Annika Santos has been fencing from a young age, and the sport has taken her across the globe. Last year, she qualified for the World Championships, but that is only the beginning of her list of accolades. In her high school career, she has been named All-American three times, even placing second at Nationals. She is a part of the Philippines national team, taking her to multiple World Cups and earning her a world ranking. Thanks to her years of dedication and hard work, she is taking her talents to New York University for the next four years.
How long have you been fencing?
“I have been fencing since I was 11, so 7 years.”
What made you decide to fence in college?
“I don’t think there was one thing that made me decide to fence in college. I just know that somewhere along my fencing journey, fencing crept in and became a part of me, and all of a sudden, I could not live without it.”
Looking back at your career so far, what moment stands out to you the most?
“There were many impactful moments. However, many of the amazing moments occurred when I’d fence in foreign countries. I would sit and watch fencers and just say “wow.” When fencing in large competitions in Jordan, London, Guatemala, or in the Philippines, I was able to see the many shapes and forms of fencing. Each culture had its own style, its own strategy. Yet I could hear my coach in all of their coaches, whether they were speaking French, Chinese, Arabic, Tagalog, or Russian. It’s like I understood what they were all saying. I knew what needed to change in their fencing to help them win. It was like I became fluent in the language of fencing, and I now knew who all these foreign strangers were.”
Who has been the most influential person so far in your fencing career?
“I think for all athletes, the most influential people would be their coaches and parents. My coach has not only been my trainer but my cheerleader, my motivation—for all things, not only fencing, and my big Russian dad. My mom has been a huge supporter and has dealt with my stress and tears. Somehow she always had the kindness to care for me despite me taking up so much of her time. After sitting for hours and hours just watching me compete, she still was ready to be my shoulder to cry on. I owe both my mom and my coach almost all the credit for my success in fencing.”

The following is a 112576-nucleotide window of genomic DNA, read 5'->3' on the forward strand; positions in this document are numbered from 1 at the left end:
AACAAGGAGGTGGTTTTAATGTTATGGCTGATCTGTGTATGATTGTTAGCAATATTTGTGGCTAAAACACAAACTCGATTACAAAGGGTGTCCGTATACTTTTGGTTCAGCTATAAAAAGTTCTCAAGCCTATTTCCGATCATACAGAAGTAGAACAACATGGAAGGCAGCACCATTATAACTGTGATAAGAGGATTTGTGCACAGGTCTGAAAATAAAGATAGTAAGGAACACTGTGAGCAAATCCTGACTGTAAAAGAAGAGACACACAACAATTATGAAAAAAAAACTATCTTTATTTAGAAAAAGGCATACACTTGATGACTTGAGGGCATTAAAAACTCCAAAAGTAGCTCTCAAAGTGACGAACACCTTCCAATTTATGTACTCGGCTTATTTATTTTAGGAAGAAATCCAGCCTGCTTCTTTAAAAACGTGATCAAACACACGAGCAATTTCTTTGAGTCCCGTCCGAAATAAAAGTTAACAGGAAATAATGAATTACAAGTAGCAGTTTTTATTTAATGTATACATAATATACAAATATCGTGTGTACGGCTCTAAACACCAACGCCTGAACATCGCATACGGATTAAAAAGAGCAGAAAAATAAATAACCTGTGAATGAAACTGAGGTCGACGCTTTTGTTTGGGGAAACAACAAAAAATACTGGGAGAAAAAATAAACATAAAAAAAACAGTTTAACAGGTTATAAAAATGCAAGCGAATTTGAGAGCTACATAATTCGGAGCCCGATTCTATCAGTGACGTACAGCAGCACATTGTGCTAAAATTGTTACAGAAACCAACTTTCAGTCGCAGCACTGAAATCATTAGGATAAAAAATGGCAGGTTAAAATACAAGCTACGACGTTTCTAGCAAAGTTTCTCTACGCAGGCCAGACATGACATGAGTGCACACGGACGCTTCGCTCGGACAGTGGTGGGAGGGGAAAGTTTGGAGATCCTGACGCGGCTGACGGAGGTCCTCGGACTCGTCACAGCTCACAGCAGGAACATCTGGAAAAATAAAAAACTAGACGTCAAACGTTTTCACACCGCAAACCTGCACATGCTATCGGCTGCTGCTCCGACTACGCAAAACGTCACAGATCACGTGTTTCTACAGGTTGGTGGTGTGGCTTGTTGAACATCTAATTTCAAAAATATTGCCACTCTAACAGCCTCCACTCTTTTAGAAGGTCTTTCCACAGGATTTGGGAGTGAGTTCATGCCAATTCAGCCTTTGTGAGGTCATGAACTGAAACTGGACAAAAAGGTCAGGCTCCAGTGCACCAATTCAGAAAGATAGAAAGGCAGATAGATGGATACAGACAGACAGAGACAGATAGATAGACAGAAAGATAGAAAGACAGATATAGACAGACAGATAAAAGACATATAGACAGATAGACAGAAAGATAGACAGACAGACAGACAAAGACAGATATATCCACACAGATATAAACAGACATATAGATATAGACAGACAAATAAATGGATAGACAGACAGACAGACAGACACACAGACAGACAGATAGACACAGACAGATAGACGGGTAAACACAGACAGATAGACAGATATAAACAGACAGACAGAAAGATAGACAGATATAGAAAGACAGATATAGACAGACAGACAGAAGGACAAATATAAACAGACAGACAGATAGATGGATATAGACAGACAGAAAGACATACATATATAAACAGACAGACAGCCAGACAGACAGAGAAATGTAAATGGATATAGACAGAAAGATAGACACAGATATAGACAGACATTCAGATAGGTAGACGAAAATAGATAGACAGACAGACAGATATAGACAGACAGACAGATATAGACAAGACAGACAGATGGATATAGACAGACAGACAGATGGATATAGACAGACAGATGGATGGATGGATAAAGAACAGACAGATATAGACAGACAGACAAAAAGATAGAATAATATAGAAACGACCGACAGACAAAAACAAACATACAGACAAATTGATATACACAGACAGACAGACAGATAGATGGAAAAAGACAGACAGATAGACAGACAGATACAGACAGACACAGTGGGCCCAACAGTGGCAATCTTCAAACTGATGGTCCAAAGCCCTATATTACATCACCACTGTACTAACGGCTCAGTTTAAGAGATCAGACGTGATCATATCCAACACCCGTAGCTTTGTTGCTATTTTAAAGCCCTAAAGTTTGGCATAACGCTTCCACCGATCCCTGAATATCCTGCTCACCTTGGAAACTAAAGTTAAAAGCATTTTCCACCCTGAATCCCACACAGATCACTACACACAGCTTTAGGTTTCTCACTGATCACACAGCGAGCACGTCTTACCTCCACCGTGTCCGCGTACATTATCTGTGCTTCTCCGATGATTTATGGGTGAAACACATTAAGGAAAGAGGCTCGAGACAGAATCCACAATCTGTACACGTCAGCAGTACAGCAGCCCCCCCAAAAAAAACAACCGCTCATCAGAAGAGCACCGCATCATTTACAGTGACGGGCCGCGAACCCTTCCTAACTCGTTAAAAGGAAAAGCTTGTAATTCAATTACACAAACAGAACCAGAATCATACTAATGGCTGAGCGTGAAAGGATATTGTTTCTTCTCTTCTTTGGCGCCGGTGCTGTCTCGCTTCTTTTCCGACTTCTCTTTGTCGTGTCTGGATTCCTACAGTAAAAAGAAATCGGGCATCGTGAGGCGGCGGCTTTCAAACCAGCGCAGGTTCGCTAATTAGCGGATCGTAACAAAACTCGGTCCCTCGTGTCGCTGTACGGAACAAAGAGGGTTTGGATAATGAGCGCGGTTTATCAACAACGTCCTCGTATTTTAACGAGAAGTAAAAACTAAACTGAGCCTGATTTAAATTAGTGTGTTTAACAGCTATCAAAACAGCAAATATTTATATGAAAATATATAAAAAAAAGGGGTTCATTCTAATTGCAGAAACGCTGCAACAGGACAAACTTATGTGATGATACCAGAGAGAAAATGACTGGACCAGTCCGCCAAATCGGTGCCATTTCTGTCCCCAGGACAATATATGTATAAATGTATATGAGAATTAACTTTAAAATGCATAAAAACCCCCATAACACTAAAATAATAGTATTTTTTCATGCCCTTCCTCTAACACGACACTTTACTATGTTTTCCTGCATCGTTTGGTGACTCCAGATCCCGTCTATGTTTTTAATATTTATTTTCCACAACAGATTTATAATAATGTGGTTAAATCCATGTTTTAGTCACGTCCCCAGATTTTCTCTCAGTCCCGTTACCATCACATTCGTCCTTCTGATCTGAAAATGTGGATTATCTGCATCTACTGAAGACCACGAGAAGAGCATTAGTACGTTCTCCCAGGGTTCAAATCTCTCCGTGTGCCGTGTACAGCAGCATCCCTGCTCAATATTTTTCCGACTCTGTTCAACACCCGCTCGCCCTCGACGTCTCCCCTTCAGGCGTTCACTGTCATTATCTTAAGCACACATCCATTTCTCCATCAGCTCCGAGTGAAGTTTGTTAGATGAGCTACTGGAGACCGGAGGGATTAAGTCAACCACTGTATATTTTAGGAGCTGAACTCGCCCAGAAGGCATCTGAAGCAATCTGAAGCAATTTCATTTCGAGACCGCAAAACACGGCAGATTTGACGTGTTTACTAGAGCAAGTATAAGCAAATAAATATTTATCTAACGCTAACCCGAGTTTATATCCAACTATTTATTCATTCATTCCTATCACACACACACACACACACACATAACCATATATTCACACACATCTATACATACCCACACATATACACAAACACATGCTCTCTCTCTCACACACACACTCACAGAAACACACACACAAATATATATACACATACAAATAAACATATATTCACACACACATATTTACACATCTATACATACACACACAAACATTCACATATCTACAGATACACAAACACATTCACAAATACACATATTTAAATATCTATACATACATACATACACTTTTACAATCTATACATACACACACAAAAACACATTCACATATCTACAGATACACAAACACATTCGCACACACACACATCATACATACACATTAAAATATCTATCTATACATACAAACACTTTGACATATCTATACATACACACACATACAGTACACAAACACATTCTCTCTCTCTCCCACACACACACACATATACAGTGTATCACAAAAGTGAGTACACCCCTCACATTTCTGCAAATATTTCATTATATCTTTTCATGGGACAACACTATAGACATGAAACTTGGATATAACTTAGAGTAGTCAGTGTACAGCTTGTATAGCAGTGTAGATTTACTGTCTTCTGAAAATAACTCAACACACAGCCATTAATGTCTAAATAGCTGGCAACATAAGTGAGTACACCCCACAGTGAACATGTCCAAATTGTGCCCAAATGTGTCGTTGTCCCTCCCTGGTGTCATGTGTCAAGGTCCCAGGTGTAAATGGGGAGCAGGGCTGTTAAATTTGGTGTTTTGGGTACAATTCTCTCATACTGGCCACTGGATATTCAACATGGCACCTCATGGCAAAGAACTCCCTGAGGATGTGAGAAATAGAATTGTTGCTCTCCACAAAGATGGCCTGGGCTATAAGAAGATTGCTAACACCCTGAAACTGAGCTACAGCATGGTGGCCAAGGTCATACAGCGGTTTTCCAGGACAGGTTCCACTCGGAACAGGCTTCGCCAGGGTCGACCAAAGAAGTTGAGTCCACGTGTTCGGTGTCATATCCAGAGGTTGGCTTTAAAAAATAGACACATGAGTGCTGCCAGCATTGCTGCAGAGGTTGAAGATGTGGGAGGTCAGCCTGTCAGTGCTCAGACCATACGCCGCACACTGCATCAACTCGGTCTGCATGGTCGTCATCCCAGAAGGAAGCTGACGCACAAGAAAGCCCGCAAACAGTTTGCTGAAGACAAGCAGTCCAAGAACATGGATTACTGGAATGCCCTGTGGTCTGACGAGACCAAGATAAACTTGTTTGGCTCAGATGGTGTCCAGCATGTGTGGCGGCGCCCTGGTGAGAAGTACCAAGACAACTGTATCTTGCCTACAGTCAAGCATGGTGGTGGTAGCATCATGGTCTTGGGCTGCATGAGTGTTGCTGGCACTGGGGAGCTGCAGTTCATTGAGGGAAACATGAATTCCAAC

What was the recruiting process like for you?
“The recruiting process was difficult and confusing for me because of the pandemic. Typically, fencers get scouted out for college fencing during their junior year of high school at the July Summer Nationals. The recruiters come interview you or you find the schools that you like and introduce yourself. There, they get to see if they like your fencing and your personality. When the pandemic hit, that competition got canceled. The only way I could reach out to coaches was through emails. Some of the schools I was interested in even dropped their varsity fencing because of the lack of money coming in from/for sports all of 2020.”
What made you choose NYU?
“After going through informational sessions with the fencing team, I instantly felt welcome and comfortable with the vibe they let off. They all had been long-time fencers like me, yet their majors were difficult; they still had that academic eagerness as well. Also, New York is a city of endless possibilities and experiences. I can travel to almost any country and study there. I can get an internship my freshman year. I also picked NYU for its diverse student population and stress on global thinking. To quote Hamilton, I want to be in the “Room Where It Happens.”
What are you most excited for about your college career?
“I’m excited to have my brain flipped over and shaken by college classes and experiences. They say college will expand your mind and change the way you think forever. I’m excited to learn different ways to approach and win at life.”